2020 was a year we will all remember, without question. It was scary and boring. Long and short. Exhausting and relaxing. What a roller coaster. So what did we learn from all the ups and downs from said roller coaster? Well, at BlueByrd, we learned a lot about business and marketing in the “new normal.” Here’s a quick rundown of our lessons learned in 2020.
It’s not often that you hear a marketing company talk about marketing tactics that didn’t work, but you can’t hit a home run at every at bat, particularly during a global pandemic. A lot of tried and true tactics that worked pre-pandemic stopped working amid the pandemic. When a tactic didn’t work, we stopped to analyze it, adjust it and roll out a better version of it. And there were some tactics that we just had to give up on all together.
One example is webinars. Boy, were they hot in March. People were at home and trying to work. They had time and their phones in hand. Webinar attendance was really high for our clients in Q2, but by July, we couldn’t get quality attendance. Why? Zoom fatigue. Everyone was tired of Zoom meetings. They had so many mandatory meetings on Zoom and other conference platforms that people felt like they were always on Zoom, and the last thing they wanted to do was jump on a non-mandatory Zoom meeting. Plus, there was no good time to schedule a webinar when prospects were in back-to-back-to-back meetings. We found that pre-recording the content and posting it for on-demand viewing worked well for engaging distracted, busy and tired prospects, but the content had to be very appealing and well executed.
Remember how hard it was to find good people in 2019? Well, there were a lot of layoffs in 2020, which meant there were good people on the street. We hired a star mid-year, and it made a big difference for our business. Hiring always has a certain degree of risk for small businesses. “Will I be able to keep these people fed” was the big question in uncertain times like 2020, but if you find the right person that you wouldn’t have access to in the good times, it can pay to roll the dice. It certainly worked out for BlueByrd.
In a tough market, competitors often get quiet from a sales and marketing perspective. We certainly saw it in 2020 both with our competitors and with our clients’ competitors. When your competitors are quiet, that’s the time for you to get aggressive. No matter how bad the market gets, there is still some market out there, so go get it. There were deals to be had in the way of sponsorships, advertising, PPC and SEO in 2020, but only the bold were able to take advantage of them.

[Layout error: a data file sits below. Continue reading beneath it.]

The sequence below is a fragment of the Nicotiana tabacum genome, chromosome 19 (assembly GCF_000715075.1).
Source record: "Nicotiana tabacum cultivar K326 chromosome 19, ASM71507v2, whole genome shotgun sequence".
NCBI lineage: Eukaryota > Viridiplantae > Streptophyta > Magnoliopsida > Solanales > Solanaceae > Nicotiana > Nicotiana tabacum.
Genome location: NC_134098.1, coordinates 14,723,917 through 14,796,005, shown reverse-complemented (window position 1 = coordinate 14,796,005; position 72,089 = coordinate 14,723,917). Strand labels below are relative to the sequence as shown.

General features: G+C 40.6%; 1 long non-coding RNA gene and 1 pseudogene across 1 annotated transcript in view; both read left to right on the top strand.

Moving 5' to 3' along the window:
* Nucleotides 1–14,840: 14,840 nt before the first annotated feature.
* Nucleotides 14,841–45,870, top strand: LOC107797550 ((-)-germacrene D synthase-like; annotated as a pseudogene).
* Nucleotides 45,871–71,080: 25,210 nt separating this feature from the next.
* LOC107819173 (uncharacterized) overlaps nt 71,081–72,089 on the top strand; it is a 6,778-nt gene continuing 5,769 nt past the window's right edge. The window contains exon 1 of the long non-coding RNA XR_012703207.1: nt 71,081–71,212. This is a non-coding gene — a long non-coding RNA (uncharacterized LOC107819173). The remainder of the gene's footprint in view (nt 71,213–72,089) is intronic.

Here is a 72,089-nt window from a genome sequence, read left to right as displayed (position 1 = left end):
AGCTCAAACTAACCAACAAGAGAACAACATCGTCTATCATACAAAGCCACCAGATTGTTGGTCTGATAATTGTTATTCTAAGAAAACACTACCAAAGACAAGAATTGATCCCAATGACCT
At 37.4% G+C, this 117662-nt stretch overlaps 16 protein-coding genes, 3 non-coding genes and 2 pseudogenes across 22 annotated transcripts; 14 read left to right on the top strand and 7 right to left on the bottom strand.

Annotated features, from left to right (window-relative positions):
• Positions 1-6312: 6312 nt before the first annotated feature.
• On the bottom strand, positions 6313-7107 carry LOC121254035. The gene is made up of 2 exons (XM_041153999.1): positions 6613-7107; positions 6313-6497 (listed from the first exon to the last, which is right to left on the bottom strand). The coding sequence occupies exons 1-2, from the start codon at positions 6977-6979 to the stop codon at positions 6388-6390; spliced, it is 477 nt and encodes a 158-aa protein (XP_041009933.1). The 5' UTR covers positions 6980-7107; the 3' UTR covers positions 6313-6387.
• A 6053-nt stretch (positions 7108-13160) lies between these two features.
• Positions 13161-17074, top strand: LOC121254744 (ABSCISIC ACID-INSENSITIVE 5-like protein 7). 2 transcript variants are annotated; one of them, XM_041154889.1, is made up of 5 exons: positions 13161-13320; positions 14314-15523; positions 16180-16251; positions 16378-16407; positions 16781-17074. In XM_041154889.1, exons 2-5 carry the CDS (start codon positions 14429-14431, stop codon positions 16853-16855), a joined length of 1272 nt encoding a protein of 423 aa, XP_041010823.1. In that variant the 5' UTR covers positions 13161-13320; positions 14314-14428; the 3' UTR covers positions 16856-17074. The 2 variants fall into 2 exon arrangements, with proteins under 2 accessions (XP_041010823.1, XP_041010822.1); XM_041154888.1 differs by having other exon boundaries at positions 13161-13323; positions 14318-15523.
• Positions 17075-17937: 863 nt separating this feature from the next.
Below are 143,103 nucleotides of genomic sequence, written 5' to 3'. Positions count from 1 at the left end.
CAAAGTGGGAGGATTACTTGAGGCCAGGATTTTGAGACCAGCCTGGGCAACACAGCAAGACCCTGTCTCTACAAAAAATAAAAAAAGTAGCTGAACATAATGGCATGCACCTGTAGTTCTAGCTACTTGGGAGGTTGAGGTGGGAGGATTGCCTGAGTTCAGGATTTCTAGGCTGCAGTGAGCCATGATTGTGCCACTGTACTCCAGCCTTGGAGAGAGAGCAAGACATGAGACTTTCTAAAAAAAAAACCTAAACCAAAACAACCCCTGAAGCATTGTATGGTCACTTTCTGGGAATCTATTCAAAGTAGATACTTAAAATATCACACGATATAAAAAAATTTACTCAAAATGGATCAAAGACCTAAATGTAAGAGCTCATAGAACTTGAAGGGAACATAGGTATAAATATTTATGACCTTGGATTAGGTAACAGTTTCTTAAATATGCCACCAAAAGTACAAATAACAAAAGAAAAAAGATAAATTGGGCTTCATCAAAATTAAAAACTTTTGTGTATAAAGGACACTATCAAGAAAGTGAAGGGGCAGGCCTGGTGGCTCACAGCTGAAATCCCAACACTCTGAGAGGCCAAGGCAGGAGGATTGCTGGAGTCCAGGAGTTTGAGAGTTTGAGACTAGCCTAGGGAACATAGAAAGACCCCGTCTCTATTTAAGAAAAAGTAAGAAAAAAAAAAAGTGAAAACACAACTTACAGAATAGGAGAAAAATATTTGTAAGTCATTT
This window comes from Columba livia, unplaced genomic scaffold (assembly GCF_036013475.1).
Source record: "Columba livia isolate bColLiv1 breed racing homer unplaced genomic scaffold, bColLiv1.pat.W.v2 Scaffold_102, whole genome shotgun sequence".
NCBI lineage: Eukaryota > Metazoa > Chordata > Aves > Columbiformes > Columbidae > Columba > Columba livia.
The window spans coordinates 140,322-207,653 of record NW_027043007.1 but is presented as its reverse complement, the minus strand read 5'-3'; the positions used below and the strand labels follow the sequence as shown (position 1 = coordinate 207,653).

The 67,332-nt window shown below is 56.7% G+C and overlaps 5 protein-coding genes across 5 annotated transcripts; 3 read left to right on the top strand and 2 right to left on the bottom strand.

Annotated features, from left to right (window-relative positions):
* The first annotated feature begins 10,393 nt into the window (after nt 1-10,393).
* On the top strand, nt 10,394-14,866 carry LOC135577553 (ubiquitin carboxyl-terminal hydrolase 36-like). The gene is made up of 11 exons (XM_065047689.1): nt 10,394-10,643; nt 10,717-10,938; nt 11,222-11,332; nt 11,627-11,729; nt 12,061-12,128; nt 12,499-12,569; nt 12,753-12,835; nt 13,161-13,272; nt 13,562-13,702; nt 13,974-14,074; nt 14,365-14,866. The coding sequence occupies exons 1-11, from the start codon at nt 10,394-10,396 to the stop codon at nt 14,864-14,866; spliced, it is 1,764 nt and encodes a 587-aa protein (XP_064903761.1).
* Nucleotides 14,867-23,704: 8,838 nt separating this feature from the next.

Instead of going into survival mode, we helped our clients go into thriveal mode. In 2020, we commercialized 12 products for varying clients during the year. Despite a tough environment, it didn’t stop our clients from launching new products that were able to start gaining brand awareness, attention and most importantly, revenue.
One of our clients in the life sciences industry felt a steep decline in its business with the onset of the shutdowns. We had just launched some new offerings and pivoted to a distributor sales model. It seemed like our timing was pretty bad for the launch. Our target audience refused to go to their office, and their patients were not willing to come into the office. But, the new product we launched was critical for patients, so we repositioned the messaging, and our distributors were able to use this messaging to penetrate the market. The result: an increase in sales, so much so that our client had the best April in the company’s history. Had our client not been aggressive, the story would have turned out way differently.
We are thankful for our clients, partners, friends and family who believed in us, supported us and let us serve them in 2020. We are blessed to have you in our lives, and we couldn’t have made it through a challenging, stressful and unpredictable year without you. No matter what 2021 holds, BlueByrd is here to support our clients and friends. So, here’s to a prosperous, safe and healthy 2021.
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We recently worked with a client that was undergoing a management change with a new CEO, COO, and CIO. The company had been incredibly successful, but the new CEO wanted to take the firm to even greater heights.
Everyone who’s been around the block a time or two in the business world has a good understanding of how consultants of any kind spend their days, right? They’re the ones who charge into companies with a metaphorical baseball bat, break strategies apart only to scatter the pieces, and care less about their bad reputation than Joan Jett. Or in the words of author Martin Kiln when writing about management consultants in particular, they “steal your watch and then tell you the time.” Ouch.
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